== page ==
“Three weeks ago I was fishing on it and it was insane,” Cap'n Kid owner Captain Carl Schoote said of fish migrating into Nantucket Sound at that time.

Rousseau said in an email to The Chronicle this week that DMF has visited the new reef three times since deployment, initially to verify that the material deployed met permit conditions for height off the bottom. He said the site is a mix of large structures and scattered piles of rubble.

“We observed spider crab and horseshoe crab in the area, but no fish (too early in the season),” Rousseau said of the April 6 dive with water temperatures at 42 degrees.

On April 27 divers deployed temperature monitors and an acoustic receiver and selected a station for monitoring colonization. Cunner were observed. Rousseau said the most recent visit was on June 15. Prior to the site visit he said local fishermen said that they were catching bag limits for sea bass at the site. Rousseau said they did not quantify numbers, but they did note species present.

“Black sea bass, scup, tautog, cunner and sea robin were observed while diving. Sea bass were present in various sizes around most structures. We noted a barnacle set on much of the elevated concrete structures,” Rousseau said.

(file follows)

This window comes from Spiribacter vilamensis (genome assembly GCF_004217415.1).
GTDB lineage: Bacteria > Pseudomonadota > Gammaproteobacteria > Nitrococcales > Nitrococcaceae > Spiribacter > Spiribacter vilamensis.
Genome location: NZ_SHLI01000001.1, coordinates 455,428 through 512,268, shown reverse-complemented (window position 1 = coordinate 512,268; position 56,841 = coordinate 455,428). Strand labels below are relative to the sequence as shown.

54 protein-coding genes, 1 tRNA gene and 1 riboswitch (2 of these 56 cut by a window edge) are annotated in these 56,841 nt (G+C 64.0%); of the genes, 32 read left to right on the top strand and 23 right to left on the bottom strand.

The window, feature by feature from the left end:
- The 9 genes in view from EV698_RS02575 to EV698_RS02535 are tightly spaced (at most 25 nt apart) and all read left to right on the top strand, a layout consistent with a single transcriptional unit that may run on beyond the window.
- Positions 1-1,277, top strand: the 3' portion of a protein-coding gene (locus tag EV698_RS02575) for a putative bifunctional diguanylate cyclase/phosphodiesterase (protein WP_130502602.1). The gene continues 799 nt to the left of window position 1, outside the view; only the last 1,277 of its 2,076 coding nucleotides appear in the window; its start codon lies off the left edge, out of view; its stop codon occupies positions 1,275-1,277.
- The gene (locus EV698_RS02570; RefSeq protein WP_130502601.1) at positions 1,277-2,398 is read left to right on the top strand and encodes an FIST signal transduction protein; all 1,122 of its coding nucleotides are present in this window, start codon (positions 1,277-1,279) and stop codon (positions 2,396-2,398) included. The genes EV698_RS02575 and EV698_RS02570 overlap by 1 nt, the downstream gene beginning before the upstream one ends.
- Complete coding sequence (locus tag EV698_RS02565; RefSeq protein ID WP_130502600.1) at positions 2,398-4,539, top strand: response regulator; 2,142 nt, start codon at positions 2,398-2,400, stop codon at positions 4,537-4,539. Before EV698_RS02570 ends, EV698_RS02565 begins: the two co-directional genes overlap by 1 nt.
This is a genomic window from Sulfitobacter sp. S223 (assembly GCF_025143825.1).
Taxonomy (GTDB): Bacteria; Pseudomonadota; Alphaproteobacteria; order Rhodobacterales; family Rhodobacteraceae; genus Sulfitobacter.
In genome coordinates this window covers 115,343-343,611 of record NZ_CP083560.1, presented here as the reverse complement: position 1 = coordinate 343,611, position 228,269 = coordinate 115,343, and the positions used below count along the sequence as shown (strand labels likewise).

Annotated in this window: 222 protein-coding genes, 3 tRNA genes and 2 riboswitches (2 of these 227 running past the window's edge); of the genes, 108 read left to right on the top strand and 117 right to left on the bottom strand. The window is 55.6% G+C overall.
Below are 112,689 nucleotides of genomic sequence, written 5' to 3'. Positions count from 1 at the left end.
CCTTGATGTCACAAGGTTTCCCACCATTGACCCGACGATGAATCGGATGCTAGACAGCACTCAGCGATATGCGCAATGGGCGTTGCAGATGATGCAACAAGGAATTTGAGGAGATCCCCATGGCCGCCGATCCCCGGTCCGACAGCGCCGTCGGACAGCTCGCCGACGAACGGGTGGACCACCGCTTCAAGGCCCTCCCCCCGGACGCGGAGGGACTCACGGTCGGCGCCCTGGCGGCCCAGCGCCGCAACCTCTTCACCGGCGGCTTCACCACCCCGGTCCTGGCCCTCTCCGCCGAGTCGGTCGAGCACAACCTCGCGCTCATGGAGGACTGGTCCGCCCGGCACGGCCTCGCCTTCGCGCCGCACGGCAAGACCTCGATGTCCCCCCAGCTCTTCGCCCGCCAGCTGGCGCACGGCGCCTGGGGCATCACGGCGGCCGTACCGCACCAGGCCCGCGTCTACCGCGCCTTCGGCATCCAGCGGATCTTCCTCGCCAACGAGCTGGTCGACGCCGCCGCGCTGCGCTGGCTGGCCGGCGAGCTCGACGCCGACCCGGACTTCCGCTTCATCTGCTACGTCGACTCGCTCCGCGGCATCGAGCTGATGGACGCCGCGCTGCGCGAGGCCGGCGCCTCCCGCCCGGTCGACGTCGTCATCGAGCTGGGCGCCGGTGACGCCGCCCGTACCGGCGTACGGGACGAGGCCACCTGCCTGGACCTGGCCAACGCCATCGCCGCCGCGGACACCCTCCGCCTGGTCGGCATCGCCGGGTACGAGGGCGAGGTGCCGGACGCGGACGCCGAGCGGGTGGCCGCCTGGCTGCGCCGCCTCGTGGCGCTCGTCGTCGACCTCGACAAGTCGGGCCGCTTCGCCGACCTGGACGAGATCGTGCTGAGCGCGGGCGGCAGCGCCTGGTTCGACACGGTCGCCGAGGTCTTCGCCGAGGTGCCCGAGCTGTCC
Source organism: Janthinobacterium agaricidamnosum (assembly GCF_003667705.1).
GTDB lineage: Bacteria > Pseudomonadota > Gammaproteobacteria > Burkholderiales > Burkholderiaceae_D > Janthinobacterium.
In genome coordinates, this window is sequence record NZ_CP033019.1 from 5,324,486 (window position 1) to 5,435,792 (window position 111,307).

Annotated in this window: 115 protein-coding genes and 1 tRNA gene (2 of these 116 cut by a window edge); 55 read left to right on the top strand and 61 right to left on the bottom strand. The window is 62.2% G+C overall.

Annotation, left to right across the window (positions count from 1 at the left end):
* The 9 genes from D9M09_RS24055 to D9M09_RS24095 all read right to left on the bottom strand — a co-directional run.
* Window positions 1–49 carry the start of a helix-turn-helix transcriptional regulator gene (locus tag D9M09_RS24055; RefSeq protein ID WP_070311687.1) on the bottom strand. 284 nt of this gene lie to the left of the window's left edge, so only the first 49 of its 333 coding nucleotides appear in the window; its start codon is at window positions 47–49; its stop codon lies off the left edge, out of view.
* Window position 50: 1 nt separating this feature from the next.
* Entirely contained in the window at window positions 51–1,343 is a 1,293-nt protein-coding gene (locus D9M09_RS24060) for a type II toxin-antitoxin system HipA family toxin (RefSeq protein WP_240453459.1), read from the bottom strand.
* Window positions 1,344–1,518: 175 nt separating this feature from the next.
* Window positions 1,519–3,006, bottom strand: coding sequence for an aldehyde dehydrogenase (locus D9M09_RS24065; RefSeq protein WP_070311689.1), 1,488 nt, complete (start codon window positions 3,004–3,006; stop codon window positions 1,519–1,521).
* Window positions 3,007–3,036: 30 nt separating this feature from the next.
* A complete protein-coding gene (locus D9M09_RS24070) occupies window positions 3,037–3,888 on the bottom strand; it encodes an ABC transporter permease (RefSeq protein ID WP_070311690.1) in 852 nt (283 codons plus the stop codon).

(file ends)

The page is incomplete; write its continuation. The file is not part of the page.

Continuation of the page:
“I like that I caught my first fish,” said youngster Katrina Meixner, visiting from New Jersey and fishing Friday on the Cap'n Kid. She landed a legal size black sea bass. Her mother, Laura, and little brother Eriks working together landed another black sea bass.
Friday's trip yielded a lot of fish for the people on board. There were varying sizes of black sea bass, scup and sea robin at the end of many of the lines. One black sea bass, which slipped the hook before coming over the side of the vessel, was said to be the biggest the crew had ever seen.

The Cap'n Kid, a 43-passenger vessel, offers kid friendly two-hour trips from Saquatucket Harbor, mixing both education and fishing for passengers on board. The Cap'n Kid makes three to four trips a day during weekdays in the summer and two to three on weekends.

The kids get to place bait in a lobster trap, which is cast overboard on the way out to the fishing grounds. That trap is harvested on the return trip to the harbor and is usually loaded with spider crabs, which the kids get to examine before they are returned to the water.

The Yankee II does four-hour trips, two a day and one on Sunday. On Saturday they do a six-hour marathon fishing trip. Both partyboats have a ticket booth on the west side of the Saquatucket Harbor parking lot.

The new reef has been put in place for recreational fishing purposes, and the state has prohibited commercial fishing there. Pistel said on one trip to the reef, the area just outside the prohibited commercial zone was loaded with conch traps.

They were no longer there on Friday, but there were recreational boats fishing the reef. Pistel said the area gets a lot of traffic because its on the run to the 14 buoy. As the benthic community takes hold the reef will definitely grow in popularity, he said.